SANMUKHRAI KHANDUBHAI DESAI Vs. ARVIND JEKISHANDAS SHROFF
LAWS(GJH)-1979-11-26
HIGH COURT OF GUJARAT
Decided on November 26,1979

SANMUKHRAI KHANDUBHAI DESAI Appellant
VERSUS
ARVIND JEKISHANDAS SHROFF Respondents

JUDGEMENT

N.H.BHATT - (1.) . This is petition by one citizen claiming to be the tenant on the land bearing S. No. 529 admeasuring 7 acres and 20 gunthas situated at village Balda in Pardi taluka of Bulsar District. The land admittedly is such as in which grass naturally grows. The say of the petitioner in the application under sec. 70 (b) of the Bombay Tenancy Act filed by him on 29-11-68 was that he be declared to be a tenant on the land on the ground that he was given the land for cultivation and not only for cutting grass. The Mamlatdar by his order Annexure A confirmed by the Deputy Collector by his order Annexure B held that the petitioner was a tenant on the land because of the notification issued by the Govt. as per the powers conferred on it under the proviso appended to sub-sec. (1) of sec. 2 of the Act. The land in question abounding in natural growth of grass was declared to be one where cutting of grass for any purpose was specified as agriculture. Relying upon this extended definition of the term `agriculture it was contended on behalf of the petitioner that the petitioner should be deemed to cultivate the land personally because he carried on any agricultural operation namely the cutting of the grass only even if this case of actual cultivation of the crop was not believed. The Gujarat Revenue Tribunal however held that the petitioner could not claim the status prayed for by him because he did not fall within the definition of the word `to cultivate given in sub-sec. (5) of sec. 2 of the Act.
(2.) So the first question that falls to be determined in this petition is whether the petitioner can be said to be cultivating the land and on that count a deemed tenant in terms of sec. 4 of the Act. Sec. 4 of the Act is reproduced below :- "4 A person lawfully cultivating any land belonging to another person shall be deemed to be a tenant if such land is not cultivated personally by the owner and if such person is not- (a) a member of the owners family; or (b) a servant on wages payable in cash or kind but not in crop share or a hired labourer cultivating the land under the personal supervision of the owner or any member of the owners family; or (c) a mortgagee in possession. The term `agriculture has been defined in sec. 2 (1) of the Act which reads as follows : " 2 `agriculture includes horticulture the raising of crops grass or garden produce the use by an agriculturist of the land held by him or a part thereof for the grazing of his cattle the use of any land whether or not an appendage to rice or paddy land for the purpose of rab manure but does not include allied pursuits or the cutting of wood only. Provided that in the case of such tracts of land abounding in natural growth of grass as the State Govt. may by notification in the official gazette specify `agriculture shall include the cutting of grass for any purposes. The term `to cultivate is also reproduced hereinbelow : " 2 `to cultivate with its grammatical variations and cognate expressions means to till or husband the land for the purpose of raising or improving agricultural produce whether by manual labour or by means of cattle or machinery. or to carry on any agricultural operation thereon; and the expression `uncultivated shall be construed correspondingly. Explanation: A person who takes up a contract to cut grass or together the fruits or other produce of trees on any land shall not on that account only be deemed to cultivate such land.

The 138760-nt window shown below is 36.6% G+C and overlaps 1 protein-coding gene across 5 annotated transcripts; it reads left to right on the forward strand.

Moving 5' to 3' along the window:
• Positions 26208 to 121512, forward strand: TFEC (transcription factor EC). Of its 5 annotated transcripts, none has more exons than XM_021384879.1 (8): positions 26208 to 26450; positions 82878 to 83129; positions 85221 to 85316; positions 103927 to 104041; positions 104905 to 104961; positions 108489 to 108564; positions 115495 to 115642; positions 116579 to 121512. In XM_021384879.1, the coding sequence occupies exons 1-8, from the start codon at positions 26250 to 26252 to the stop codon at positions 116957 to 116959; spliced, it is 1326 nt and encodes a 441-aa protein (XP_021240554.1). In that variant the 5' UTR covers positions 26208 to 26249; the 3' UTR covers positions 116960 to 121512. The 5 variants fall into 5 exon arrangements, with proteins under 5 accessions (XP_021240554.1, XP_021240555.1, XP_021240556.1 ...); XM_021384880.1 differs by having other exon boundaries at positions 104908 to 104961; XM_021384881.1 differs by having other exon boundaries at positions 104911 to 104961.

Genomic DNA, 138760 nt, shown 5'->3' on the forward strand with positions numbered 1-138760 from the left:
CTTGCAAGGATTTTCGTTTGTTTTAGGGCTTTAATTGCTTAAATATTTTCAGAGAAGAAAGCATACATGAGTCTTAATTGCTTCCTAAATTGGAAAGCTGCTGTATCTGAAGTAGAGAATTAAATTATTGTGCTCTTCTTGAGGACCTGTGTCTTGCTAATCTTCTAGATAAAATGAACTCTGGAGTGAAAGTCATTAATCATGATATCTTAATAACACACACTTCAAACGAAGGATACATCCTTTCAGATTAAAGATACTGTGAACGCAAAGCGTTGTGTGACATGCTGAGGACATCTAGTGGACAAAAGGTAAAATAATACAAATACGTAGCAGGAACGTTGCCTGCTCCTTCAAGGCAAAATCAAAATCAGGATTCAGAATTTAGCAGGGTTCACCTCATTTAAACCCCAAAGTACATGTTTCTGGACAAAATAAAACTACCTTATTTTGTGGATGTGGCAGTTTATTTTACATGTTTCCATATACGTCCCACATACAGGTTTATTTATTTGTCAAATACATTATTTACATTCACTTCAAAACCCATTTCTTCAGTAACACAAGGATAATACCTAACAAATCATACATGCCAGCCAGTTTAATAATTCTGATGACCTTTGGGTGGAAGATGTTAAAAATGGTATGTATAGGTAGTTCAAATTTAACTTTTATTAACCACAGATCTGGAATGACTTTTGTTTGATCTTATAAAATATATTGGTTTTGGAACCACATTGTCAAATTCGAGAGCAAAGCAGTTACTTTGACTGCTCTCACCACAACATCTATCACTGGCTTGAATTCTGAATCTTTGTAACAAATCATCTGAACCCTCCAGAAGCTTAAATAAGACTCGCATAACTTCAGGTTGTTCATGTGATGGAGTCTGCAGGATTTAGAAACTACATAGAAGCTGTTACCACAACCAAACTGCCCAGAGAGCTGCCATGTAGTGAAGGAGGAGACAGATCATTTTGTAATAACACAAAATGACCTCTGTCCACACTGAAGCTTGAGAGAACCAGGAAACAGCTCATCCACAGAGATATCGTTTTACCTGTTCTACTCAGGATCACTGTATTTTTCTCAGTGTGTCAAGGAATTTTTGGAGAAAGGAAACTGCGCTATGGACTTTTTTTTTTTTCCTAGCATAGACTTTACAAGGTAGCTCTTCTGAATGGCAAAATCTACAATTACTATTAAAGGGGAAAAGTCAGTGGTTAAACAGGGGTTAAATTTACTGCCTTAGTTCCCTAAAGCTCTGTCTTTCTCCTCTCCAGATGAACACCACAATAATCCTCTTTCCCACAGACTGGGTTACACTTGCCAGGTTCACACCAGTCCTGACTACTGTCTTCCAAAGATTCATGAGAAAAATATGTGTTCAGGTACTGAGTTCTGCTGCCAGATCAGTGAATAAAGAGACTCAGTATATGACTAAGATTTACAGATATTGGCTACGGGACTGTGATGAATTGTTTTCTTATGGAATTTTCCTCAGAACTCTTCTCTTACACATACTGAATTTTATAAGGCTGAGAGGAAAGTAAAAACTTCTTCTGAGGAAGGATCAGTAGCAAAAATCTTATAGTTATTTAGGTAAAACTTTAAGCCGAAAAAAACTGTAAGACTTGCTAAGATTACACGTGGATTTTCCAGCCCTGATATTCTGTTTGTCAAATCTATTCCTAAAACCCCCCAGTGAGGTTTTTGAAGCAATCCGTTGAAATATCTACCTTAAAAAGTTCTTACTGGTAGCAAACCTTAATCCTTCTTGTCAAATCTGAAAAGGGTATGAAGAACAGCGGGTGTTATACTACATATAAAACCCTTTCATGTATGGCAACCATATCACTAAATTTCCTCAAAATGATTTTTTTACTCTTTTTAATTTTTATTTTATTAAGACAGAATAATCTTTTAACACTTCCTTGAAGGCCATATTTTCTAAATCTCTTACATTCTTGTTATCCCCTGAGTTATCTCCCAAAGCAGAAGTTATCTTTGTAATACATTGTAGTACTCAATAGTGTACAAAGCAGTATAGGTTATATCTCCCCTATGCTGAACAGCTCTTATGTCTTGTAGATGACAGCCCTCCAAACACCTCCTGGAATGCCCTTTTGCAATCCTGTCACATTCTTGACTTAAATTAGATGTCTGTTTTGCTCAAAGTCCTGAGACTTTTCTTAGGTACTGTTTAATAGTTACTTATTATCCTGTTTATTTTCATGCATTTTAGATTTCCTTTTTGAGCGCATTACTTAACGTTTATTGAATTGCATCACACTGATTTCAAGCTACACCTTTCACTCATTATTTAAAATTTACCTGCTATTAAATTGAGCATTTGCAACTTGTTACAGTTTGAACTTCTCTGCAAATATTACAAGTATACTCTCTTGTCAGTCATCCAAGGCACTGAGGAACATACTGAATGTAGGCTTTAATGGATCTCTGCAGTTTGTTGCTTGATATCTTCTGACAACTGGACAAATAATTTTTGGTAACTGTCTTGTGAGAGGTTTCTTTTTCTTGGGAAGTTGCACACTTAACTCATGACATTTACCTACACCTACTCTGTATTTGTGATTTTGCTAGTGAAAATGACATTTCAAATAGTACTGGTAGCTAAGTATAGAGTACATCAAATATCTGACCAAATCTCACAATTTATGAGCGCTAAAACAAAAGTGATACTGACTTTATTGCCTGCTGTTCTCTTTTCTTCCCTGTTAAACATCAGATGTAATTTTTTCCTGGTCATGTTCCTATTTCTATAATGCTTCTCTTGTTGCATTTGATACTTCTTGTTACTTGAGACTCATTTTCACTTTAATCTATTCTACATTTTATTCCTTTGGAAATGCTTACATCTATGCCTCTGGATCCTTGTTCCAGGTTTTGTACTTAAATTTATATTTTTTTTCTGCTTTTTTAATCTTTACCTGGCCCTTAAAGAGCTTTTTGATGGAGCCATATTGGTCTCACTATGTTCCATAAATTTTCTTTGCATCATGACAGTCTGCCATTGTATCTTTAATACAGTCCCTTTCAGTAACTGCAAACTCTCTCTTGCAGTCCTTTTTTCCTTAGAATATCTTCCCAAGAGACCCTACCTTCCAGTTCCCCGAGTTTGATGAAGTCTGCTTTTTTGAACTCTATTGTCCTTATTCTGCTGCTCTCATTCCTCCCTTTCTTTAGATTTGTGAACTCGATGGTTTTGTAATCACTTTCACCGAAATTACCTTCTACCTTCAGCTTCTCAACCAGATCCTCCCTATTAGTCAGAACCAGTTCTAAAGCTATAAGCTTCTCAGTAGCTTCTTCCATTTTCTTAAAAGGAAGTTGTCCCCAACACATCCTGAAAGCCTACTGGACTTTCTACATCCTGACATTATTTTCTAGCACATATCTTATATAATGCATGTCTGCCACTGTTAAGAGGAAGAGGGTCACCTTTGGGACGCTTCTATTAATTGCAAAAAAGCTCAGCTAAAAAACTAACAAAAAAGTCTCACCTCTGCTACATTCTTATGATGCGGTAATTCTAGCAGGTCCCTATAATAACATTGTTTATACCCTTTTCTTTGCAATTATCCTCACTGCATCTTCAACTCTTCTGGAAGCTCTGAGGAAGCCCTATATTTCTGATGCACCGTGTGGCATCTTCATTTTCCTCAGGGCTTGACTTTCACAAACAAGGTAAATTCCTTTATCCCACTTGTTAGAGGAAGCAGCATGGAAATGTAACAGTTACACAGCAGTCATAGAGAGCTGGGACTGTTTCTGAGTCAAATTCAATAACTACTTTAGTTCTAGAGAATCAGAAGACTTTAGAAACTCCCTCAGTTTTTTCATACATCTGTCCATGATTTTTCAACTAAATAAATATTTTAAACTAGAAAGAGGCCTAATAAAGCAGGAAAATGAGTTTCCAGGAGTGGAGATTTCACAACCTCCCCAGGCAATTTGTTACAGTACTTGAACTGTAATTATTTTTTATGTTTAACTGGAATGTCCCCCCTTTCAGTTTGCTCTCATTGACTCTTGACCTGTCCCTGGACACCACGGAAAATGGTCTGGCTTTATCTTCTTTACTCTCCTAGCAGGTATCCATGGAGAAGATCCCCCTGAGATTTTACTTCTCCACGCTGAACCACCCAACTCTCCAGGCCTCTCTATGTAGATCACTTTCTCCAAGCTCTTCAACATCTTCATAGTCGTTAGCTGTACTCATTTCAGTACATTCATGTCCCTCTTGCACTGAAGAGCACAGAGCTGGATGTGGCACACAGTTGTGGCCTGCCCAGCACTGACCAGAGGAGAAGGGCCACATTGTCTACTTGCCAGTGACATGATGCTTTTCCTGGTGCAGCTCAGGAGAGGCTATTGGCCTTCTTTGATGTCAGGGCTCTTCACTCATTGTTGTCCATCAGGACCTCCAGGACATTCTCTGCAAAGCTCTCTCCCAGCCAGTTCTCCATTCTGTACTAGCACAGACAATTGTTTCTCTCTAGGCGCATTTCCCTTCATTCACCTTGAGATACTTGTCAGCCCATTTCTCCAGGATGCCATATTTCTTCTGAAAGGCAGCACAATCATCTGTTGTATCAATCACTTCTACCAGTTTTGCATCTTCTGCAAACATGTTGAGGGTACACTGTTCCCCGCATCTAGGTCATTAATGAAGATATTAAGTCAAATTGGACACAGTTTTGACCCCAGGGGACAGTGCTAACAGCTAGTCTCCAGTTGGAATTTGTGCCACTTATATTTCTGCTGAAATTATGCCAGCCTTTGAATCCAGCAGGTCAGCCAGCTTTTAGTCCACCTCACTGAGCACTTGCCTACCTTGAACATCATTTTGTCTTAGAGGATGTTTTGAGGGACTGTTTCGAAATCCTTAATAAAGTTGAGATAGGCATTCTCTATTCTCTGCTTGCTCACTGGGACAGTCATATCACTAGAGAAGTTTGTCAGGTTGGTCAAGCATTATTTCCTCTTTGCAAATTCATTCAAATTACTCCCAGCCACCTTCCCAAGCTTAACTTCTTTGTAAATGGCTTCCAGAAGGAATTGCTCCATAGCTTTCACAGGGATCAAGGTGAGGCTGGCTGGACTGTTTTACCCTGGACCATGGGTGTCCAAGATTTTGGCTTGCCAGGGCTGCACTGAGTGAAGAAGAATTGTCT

(3.) Mr. Vakil appearing for the respondents urged that despite the making of the cutting of grass as an agricultural operation the legislature in its wisdom had not correspondingly amended the definition of the term `to cultivate and his submission therefore was that even if the cutting of the grass is an agricultural operation by virtue of the explanation appended to the definition of the term `to cultivate occurring in sec. 2 (5) the petitioner cannot claim that he is cultivating the land. The explanation specifically states that whoever takes up a contract to cut grass or to gather fruits or other produce of trees on any land shall not on that count only be deemed to cultivate such land. It was in the fitness of things that with the insertion of a proviso enlarging the ambit of the term `agriculture the Government should have sought the modification of the explanation appended to the definition of the term `to cultivate but unfortunately the said definition of the term `to cultivate has remained unamended with the result that whenever the term `cultivate arises in the context of cutting of grass alone the man who has taken upon himself the job of cutting grass alone cannot be deemed to cultivate such land. The petitioners claim rested essentially on the ground that he was lawfully cultivating the land. The reasoning beneath the argument advanced by Mr. Vakil in my view deserves to be accepted as the inevitable corollary of the process of logic. Sec. 2 contains various interpretation clauses. They by themselves are not substantive law. The petitioner in his turn claims his alleged status on the ground of sec. 4 which is required to be interpreted in the light of the term `cultivate occurring therein and in order to know what to `cultivate is we have to perforce advert to its definition occurring in sec. 2 (5) with its explanation. This is certainly anomalous but it is for the Legislature to rectify this sort of anomaly or for the Government to move suitable machinery for bringing about the desired change. As far as the abstract law is concerned the only conclusion that could be drawn is that a man who is given contract only to cut grass or to collect fruits from some land cannot claim to cultivate that land.;


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